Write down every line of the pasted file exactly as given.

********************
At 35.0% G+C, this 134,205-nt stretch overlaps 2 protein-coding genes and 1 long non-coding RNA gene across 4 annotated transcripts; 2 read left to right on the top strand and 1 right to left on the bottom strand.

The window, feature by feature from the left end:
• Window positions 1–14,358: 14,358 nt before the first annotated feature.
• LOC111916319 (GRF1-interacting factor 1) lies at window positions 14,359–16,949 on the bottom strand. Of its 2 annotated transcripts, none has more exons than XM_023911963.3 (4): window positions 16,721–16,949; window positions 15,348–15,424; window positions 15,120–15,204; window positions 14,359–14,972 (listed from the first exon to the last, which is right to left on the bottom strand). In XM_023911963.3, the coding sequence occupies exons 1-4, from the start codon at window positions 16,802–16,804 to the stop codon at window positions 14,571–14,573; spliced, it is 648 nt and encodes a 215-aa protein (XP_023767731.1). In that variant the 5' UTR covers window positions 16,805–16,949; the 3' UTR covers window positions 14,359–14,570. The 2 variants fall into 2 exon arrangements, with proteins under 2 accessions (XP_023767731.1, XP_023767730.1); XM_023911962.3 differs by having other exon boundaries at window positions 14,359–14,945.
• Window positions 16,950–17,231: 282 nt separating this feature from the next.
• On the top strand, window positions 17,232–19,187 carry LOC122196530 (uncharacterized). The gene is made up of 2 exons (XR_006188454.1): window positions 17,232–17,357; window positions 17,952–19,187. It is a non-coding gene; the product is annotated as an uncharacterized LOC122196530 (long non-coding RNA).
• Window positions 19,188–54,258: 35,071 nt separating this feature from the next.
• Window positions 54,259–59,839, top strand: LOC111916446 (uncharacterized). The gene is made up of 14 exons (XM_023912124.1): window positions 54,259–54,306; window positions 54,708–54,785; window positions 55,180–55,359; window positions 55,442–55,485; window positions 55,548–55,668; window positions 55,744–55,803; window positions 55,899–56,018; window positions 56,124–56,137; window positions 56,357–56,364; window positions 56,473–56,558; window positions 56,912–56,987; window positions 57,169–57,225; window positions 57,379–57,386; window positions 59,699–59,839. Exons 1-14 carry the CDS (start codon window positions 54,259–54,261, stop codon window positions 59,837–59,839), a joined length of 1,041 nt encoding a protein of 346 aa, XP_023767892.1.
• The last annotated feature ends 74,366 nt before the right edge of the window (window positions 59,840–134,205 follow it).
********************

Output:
At 35.0% G+C, this 134,205-nt stretch overlaps 2 protein-coding genes and 1 long non-coding RNA gene across 4 annotated transcripts; 2 read left to right on the top strand and 1 right to left on the bottom strand.

The window, feature by feature from the left end:
• Window positions 1–14,358: 14,358 nt before the first annotated feature.
• LOC111916319 (GRF1-interacting factor 1) lies at window positions 14,359–16,949 on the bottom strand. Of its 2 annotated transcripts, none has more exons than XM_023911963.3 (4): window positions 16,721–16,949; window positions 15,348–15,424; window positions 15,120–15,204; window positions 14,359–14,972 (listed from the first exon to the last, which is right to left on the bottom strand). In XM_023911963.3, the coding sequence occupies exons 1-4, from the start codon at window positions 16,802–16,804 to the stop codon at window positions 14,571–14,573; spliced, it is 648 nt and encodes a 215-aa protein (XP_023767731.1). In that variant the 5' UTR covers window positions 16,805–16,949; the 3' UTR covers window positions 14,359–14,570. The 2 variants fall into 2 exon arrangements, with proteins under 2 accessions (XP_023767731.1, XP_023767730.1); XM_023911962.3 differs by having other exon boundaries at window positions 14,359–14,945.
• Window positions 16,950–17,231: 282 nt separating this feature from the next.
• On the top strand, window positions 17,232–19,187 carry LOC122196530 (uncharacterized). The gene is made up of 2 exons (XR_006188454.1): window positions 17,232–17,357; window positions 17,952–19,187. It is a non-coding gene; the product is annotated as an uncharacterized LOC122196530 (long non-coding RNA).
• Window positions 19,188–54,258: 35,071 nt separating this feature from the next.
• Window positions 54,259–59,839, top strand: LOC111916446 (uncharacterized). The gene is made up of 14 exons (XM_023912124.1): window positions 54,259–54,306; window positions 54,708–54,785; window positions 55,180–55,359; window positions 55,442–55,485; window positions 55,548–55,668; window positions 55,744–55,803; window positions 55,899–56,018; window positions 56,124–56,137; window positions 56,357–56,364; window positions 56,473–56,558; window positions 56,912–56,987; window positions 57,169–57,225; window positions 57,379–57,386; window positions 59,699–59,839. Exons 1-14 carry the CDS (start codon window positions 54,259–54,261, stop codon window positions 59,837–59,839), a joined length of 1,041 nt encoding a protein of 346 aa, XP_023767892.1.
• The last annotated feature ends 74,366 nt before the right edge of the window (window positions 59,840–134,205 follow it).